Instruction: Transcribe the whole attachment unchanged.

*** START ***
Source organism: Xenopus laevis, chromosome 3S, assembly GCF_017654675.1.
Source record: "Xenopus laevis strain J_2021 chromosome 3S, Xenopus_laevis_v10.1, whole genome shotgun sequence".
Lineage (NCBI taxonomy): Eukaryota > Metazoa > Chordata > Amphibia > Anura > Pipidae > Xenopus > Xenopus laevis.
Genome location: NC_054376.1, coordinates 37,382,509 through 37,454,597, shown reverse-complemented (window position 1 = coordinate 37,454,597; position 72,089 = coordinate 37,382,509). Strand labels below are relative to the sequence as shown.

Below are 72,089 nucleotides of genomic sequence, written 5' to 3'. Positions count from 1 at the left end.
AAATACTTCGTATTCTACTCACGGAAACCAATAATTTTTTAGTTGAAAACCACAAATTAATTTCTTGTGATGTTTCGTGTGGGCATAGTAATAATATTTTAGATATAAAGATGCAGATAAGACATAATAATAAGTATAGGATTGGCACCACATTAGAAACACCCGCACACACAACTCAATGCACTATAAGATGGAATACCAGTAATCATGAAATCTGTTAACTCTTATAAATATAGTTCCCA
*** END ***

Source organism: Xenopus laevis, chromosome 3S, assembly GCF_017654675.1.
Source record: "Xenopus laevis strain J_2021 chromosome 3S, Xenopus_laevis_v10.1, whole genome shotgun sequence".
Lineage (NCBI taxonomy): Eukaryota > Metazoa > Chordata > Amphibia > Anura > Pipidae > Xenopus > Xenopus laevis.
Genome location: NC_054376.1, coordinates 37,382,509 through 37,454,597, shown reverse-complemented (window position 1 = coordinate 37,454,597; position 72,089 = coordinate 37,382,509). Strand labels below are relative to the sequence as shown.

Below are 72,089 nucleotides of genomic sequence, written 5' to 3'. Positions count from 1 at the left end.
AAATACTTCGTATTCTACTCACGGAAACCAATAATTTTTTAGTTGAAAACCACAAATTAATTTCTTGTGATGTTTCGTGTGGGCATAGTAATAATATTTTAGATATAAAGATGCAGATAAGACATAATAATAAGTATAGGATTGGCACCACATTAGAAACACCCGCACACACAACTCAATGCACTATAAGATGGAATACCAGTAATCATGAAATCTGTTAACTCTTATAAATATAGTTCCCA